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About NDF

History & Mission


Founded in 2006 by Gila Mikail, NDF is a registered 501(c)(3) public charity, and the world's leading foundation in funding research that supports the search for a cure for GNE Myopathy (also known as HIBM). Research is just one of the four programs within the NDF. Click here to learn more about these programs.The organization is governed by its rotating Board of Directors, managed by its Executive Director, and supported by volunteer committees, including a distinguished Scientific Advisory Committee

Our Mission Statement:

The Neuromuscular Disease Foundation's (NDF) mission is to serve the GNE Myopathy/HIBM community through patient advocacy, raising awareness, educating physicians and the general public, and funding clinical research in search of a cure for neuromuscular diseases.

Achievements in 2015:

  1. NDF has funded over $1 million to researchers and scientists in the field of HIBM/GNE Myopathy worldwide. Grants have been made through organizations such as Hadassah Medical Center in Israel and UCLA, and now these efforts have been expanded to include sample collection and genetic sequencing in countries and towns in the Middle East, such as Iran and Uzbekistan, known to have a higher than average rate of HIBM carriers. These samples provide a unique opportunity to learn more about the disease in the quest for a cure.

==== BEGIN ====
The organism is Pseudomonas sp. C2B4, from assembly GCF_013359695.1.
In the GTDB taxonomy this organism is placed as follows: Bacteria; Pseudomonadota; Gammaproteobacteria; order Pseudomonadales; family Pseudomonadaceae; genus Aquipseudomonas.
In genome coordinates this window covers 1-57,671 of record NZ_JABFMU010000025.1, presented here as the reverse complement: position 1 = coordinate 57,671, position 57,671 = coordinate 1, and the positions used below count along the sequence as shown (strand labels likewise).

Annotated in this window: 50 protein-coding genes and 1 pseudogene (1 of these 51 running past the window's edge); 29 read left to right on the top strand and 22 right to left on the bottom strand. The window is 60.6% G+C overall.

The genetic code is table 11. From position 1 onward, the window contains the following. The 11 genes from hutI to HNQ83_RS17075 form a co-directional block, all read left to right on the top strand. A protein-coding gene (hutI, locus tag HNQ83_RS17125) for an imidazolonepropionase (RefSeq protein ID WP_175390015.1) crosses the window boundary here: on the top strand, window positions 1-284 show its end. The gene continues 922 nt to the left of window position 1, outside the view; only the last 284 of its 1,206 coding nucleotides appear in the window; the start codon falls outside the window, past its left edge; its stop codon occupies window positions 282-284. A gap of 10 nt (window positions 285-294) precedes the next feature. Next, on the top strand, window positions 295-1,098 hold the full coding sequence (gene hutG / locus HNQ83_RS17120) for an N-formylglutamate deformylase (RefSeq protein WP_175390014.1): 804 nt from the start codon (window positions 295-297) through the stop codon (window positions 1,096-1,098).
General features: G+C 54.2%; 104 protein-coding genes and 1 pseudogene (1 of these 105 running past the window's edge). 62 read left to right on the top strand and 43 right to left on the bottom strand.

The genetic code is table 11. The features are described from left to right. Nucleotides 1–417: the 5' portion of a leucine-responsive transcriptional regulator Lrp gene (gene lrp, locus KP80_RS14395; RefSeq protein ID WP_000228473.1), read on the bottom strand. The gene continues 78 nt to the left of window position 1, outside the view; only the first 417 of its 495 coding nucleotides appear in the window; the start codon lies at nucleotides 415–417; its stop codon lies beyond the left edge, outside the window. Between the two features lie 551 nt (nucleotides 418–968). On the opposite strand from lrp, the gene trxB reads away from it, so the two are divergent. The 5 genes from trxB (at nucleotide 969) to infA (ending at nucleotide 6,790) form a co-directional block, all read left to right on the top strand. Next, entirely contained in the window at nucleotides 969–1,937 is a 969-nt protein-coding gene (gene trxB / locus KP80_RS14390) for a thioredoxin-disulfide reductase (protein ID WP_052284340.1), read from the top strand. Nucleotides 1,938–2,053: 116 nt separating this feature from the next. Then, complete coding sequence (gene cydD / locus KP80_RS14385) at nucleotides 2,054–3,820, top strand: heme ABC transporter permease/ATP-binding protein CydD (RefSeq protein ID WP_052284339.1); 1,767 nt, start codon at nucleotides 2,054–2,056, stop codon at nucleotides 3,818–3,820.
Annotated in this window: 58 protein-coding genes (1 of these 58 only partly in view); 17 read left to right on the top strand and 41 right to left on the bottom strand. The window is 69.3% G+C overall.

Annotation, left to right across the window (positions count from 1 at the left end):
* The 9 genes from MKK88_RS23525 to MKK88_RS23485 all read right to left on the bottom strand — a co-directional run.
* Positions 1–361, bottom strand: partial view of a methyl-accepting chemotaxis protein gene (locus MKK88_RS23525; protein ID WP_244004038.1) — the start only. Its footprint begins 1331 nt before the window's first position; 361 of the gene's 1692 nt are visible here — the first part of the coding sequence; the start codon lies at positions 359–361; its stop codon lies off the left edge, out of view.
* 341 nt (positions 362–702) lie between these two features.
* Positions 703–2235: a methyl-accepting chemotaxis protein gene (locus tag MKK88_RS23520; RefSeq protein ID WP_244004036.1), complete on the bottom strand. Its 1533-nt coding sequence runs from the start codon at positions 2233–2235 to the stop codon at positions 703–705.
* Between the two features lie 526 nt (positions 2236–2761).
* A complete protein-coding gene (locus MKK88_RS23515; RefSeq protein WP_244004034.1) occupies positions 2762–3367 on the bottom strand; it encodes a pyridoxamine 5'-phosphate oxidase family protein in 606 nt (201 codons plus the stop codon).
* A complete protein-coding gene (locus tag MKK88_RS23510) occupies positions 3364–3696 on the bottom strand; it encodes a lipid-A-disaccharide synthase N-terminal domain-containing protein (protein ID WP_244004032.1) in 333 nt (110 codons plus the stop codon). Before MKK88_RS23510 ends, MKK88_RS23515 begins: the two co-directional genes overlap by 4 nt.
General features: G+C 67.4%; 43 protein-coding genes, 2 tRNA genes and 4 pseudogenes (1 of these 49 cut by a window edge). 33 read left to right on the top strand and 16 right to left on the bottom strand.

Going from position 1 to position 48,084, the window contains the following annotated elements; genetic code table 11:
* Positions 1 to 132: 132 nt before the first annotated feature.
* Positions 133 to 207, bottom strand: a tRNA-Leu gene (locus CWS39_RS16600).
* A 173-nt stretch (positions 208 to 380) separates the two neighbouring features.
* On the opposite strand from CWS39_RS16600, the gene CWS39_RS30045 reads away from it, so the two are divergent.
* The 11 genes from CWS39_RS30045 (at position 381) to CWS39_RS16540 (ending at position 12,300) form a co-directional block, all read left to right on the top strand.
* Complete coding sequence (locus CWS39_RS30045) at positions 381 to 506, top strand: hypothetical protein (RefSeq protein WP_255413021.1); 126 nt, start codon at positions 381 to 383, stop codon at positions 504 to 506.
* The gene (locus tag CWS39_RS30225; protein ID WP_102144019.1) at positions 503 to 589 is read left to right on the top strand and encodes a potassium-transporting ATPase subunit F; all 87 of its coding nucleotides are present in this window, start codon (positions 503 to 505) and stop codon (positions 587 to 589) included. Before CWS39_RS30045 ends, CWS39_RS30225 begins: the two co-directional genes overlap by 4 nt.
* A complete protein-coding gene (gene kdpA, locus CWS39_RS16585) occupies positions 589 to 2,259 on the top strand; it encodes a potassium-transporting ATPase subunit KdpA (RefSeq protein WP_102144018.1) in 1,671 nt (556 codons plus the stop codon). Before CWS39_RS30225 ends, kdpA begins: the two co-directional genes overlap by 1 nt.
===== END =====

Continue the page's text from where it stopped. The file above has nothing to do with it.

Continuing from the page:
2. Although the origin and cause of most rare diseases is not known, with the help of scientists, NDF understands more about the genomes causing the disease, and has not only one, but two organizations working on the final stages of their treatments in clinical trials
  3. NDF has established collaborations with the National Institute of Health (NIH) as well as Ultragenyx, both of whom have dedicated resources and millions of dollars to developing a treatment for HIBM patients.
  4. The prevention and suppression of HIBM in future patients is a significant part of NDF's mission. Therefore, our focus on screening carriers with not only the hope for early detection, but also the knowledge that we can prevent the passing on of the mutations through science.
  5. Exciting new developments in science, such as CRISPR Cas 9, genome editing, offers us hope for the ability to edit human genes. Out ability to test this type of gene therapy, first by making the mouse-models healthy, can be eventually transferred over to human beings, through a process that essentially allows scientists to "cut and replace" affected DNA with healthy DNA.